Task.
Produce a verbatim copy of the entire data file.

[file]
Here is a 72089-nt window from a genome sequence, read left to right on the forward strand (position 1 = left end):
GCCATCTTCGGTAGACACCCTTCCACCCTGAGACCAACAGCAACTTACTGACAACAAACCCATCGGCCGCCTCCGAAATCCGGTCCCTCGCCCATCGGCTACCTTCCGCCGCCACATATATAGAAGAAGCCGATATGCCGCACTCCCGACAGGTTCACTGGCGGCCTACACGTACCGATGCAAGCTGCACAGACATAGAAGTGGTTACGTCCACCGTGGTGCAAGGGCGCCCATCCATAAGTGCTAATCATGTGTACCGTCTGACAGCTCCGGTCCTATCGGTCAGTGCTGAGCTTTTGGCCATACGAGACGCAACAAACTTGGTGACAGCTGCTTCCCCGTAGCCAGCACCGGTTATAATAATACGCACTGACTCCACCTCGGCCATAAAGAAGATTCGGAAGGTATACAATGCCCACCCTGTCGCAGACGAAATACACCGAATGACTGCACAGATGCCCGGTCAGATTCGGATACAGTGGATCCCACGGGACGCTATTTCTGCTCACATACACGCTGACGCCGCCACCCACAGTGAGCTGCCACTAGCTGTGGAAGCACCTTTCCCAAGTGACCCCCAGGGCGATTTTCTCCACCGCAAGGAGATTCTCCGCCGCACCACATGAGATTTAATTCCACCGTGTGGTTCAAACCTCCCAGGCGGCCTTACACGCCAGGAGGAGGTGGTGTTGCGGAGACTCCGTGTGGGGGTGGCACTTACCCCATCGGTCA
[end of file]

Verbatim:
Here is a 72089-nt window from a genome sequence, read left to right on the forward strand (position 1 = left end):
GCCATCTTCGGTAGACACCCTTCCACCCTGAGACCAACAGCAACTTACTGACAACAAACCCATCGGCCGCCTCCGAAATCCGGTCCCTCGCCCATCGGCTACCTTCCGCCGCCACATATATAGAAGAAGCCGATATGCCGCACTCCCGACAGGTTCACTGGCGGCCTACACGTACCGATGCAAGCTGCACAGACATAGAAGTGGTTACGTCCACCGTGGTGCAAGGGCGCCCATCCATAAGTGCTAATCATGTGTACCGTCTGACAGCTCCGGTCCTATCGGTCAGTGCTGAGCTTTTGGCCATACGAGACGCAACAAACTTGGTGACAGCTGCTTCCCCGTAGCCAGCACCGGTTATAATAATACGCACTGACTCCACCTCGGCCATAAAGAAGATTCGGAAGGTATACAATGCCCACCCTGTCGCAGACGAAATACACCGAATGACTGCACAGATGCCCGGTCAGATTCGGATACAGTGGATCCCACGGGACGCTATTTCTGCTCACATACACGCTGACGCCGCCACCCACAGTGAGCTGCCACTAGCTGTGGAAGCACCTTTCCCAAGTGACCCCCAGGGCGATTTTCTCCACCGCAAGGAGATTCTCCGCCGCACCACATGAGATTTAATTCCACCGTGTGGTTCAAACCTCCCAGGCGGCCTTACACGCCAGGAGGAGGTGGTGTTGCGGAGACTCCGTGTGGGGGTGGCACTTACCCCATCGGTCA